Evolving books – Rethinking the classic textbook
The future of the book has changed in the digital age. New technologies offer possibilities to expand the content and to link the book to digital media. New markets and new user groups have become accessible and facilitate an interactive handling with the book. In a co-operative project between Cornelsen Verlag, a Berlin-based publisher, and the Berlin University of the Arts a special issue of a chemistry textbook for upper school students has been developed. The classic textbook has the capacity to guide the student through the digital realm as a navigator, like a map or a compass in the knowledge space. Expanded through Augmented Reality technology this new schoolbook interacts with three-dimensional illustrations and enables collaborative working. The project was funded by the Berlin Ministry of Economy and Technology.
Software and Computer Science | New exhibition area in the Heinz Nixdorf MuseumsForum
Exhibiting the most important computers is a relatively simple task for a museum, but things become much more complex when it comes to presenting such intangible subject matter and abstract contents as software and its underlying basic principles. The HNF was the first museum to tackle this topic during Germany’s Year of Computer Science in 2006, and is now able to display it in concrete form. A black cube has introduced new aspects to the exhibition in terms of both contents and graphical information. Both the “shell” and the interior of the cube provide visitors with a wide range of information which is communicated by a variety of didactic methods.
The curiosity of museum visitors is aroused by 13 small “miracle chambers of computer science”. These provide concrete three-dimensional examples of ostensibly abstract topics: Russian nested dolls are used to explain the method of recursion, while a tin of English luncheon meat demonstrates the origins of the term “spam”, and toy robots illustrate an important software application area. Texts and illustrations are supplemented by nine media stations. A collage of educational films by the famous American designers Charles and Ray Eames is on show, while another video station demonstrates how the problem of sorting algorithms is solved by means of a game of cards.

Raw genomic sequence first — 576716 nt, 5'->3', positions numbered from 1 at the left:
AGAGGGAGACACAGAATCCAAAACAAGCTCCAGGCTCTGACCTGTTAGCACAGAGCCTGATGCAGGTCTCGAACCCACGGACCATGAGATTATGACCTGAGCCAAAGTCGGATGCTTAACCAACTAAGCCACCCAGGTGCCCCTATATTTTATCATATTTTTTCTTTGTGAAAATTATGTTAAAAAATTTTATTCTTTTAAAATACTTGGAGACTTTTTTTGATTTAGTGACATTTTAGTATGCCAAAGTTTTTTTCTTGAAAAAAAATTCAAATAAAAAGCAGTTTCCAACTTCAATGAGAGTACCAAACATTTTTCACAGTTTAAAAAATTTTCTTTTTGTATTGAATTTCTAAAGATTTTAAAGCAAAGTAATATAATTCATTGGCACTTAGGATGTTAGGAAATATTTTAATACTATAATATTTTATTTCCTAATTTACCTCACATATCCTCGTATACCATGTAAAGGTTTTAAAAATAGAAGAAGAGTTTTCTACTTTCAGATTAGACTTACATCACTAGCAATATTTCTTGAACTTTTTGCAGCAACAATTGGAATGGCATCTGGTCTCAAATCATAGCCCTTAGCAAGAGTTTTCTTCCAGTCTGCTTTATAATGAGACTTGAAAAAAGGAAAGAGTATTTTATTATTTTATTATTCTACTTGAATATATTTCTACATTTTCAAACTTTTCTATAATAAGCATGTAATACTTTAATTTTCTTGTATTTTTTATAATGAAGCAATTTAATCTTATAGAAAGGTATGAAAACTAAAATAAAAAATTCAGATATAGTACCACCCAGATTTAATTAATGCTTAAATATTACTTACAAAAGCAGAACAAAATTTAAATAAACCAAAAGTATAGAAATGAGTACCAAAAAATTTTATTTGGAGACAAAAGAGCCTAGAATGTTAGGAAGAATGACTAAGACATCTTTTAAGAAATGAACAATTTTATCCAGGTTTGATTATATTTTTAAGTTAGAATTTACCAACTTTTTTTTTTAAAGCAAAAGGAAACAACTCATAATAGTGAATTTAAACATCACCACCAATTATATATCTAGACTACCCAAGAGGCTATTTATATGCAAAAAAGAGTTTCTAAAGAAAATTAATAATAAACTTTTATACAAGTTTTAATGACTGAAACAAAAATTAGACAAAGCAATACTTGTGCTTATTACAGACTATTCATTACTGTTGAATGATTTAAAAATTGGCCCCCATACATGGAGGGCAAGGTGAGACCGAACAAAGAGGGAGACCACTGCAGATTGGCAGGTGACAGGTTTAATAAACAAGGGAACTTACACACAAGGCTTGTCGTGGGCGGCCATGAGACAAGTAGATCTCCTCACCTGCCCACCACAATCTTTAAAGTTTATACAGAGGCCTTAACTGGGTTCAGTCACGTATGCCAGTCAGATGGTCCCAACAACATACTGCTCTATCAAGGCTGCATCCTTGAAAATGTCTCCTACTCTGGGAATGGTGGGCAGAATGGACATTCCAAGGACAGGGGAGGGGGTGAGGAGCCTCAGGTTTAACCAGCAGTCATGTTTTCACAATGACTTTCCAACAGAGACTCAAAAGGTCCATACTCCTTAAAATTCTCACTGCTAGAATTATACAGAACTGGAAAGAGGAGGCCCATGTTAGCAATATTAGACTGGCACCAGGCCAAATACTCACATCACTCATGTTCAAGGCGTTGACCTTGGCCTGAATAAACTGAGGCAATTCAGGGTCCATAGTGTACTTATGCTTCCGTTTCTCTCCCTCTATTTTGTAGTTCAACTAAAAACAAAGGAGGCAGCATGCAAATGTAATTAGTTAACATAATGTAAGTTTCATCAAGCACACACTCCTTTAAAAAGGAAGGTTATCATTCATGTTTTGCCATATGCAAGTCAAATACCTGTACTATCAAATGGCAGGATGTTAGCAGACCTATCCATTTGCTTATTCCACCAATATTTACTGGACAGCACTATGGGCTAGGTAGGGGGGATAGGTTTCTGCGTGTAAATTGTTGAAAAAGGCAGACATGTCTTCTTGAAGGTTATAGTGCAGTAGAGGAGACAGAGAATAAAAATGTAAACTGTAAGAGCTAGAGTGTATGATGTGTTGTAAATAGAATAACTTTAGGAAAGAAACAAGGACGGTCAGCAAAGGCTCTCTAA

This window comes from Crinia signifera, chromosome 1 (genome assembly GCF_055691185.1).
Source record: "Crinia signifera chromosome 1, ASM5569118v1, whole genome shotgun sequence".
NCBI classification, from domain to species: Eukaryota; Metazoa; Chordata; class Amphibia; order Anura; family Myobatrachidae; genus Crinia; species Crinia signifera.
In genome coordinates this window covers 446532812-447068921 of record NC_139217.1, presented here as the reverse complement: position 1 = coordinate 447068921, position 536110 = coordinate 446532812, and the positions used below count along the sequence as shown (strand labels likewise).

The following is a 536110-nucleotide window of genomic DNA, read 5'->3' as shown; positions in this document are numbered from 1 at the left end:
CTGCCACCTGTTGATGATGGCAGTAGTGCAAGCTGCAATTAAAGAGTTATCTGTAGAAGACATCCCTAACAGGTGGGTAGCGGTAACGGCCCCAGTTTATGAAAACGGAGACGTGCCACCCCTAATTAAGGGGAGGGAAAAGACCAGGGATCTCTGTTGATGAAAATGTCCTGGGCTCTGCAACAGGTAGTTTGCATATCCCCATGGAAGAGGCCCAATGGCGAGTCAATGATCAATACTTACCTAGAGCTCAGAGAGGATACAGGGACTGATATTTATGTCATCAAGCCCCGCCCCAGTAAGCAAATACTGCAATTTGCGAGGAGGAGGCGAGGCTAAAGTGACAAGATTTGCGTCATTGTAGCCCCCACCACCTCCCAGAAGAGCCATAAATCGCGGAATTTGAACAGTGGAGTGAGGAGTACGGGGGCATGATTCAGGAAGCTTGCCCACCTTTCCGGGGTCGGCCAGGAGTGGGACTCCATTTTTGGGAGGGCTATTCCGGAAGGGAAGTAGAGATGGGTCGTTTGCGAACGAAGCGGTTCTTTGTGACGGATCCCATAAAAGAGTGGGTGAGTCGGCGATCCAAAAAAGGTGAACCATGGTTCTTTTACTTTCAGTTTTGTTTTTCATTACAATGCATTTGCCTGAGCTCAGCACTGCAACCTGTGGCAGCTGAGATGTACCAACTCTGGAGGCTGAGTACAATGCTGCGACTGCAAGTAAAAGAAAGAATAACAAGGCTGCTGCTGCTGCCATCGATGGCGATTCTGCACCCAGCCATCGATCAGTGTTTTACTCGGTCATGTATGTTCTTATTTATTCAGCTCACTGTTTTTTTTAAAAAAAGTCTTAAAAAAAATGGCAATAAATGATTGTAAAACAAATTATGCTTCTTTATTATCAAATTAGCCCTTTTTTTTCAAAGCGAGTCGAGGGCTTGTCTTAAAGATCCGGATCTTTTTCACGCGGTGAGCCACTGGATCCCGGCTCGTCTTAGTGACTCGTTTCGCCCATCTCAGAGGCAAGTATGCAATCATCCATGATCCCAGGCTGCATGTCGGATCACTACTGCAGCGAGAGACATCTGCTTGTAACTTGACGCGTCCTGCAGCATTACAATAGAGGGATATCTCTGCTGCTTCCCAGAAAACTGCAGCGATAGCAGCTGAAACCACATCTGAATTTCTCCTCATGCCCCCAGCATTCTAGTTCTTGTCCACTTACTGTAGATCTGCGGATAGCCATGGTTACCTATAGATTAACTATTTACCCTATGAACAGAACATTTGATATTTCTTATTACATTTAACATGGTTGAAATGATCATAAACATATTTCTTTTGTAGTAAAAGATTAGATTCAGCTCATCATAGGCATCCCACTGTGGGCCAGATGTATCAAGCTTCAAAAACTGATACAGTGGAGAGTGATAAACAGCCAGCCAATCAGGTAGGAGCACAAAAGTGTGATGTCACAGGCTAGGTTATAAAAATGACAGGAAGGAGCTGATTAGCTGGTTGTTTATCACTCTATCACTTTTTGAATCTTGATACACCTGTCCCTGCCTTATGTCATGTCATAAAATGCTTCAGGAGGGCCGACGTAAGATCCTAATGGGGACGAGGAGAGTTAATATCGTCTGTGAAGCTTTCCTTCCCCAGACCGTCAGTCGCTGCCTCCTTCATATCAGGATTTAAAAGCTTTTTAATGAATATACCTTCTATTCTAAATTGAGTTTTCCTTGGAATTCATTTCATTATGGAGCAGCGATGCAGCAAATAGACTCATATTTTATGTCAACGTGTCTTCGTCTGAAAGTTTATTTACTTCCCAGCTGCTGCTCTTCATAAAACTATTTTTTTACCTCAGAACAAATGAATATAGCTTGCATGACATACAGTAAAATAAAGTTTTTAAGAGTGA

But visitors are also invited to explore on their own. They can trace the development of operating systems from the 1970s right up to the present day and from the first Xerox PARC programs via the Amiga OS 3.5 all the way to Microsoft Vista. The “Software Timeline” offers a movable computer monitor which guides the visitor along a journey through time of system software development. Computer support is available to anyone wanting to draw the “House of the Nikolaus”. A special program explains the basic principles of Euler’s algorithm and shows the role they play in the “House of the Nikolaus”, to name just one example.
The black monolithic cube shows on its exterior walls the primerary software structures, and it has the look of a blackboard.. Each wall has its thematic center. Media stations and small windows help to communicate the content. The windows look like the keys on a keyboard. The print graphic is reduced to black and white as a transfer of the binary code. Metaphors of the computer realm, such as mouse, bin, parents and children are shown as silhouettes to illustrate the abstract context.
Design Concept: Prof. Gerd Diel, Prof. Kora Kimpel, Visual graphics and Interaction Design: Prof. Kora Kimpel, Exhibition architecture: Werkstatt für Architektur, Design und Kommunikation, Prof. Gerd Diel, Content: Norbert Ryska und Dr. Jochen Viehoff from the Heinz-Nixdorf MuseumsForum Paderborn
The exhibition design was awarded in 2007 with theRed Dot Award.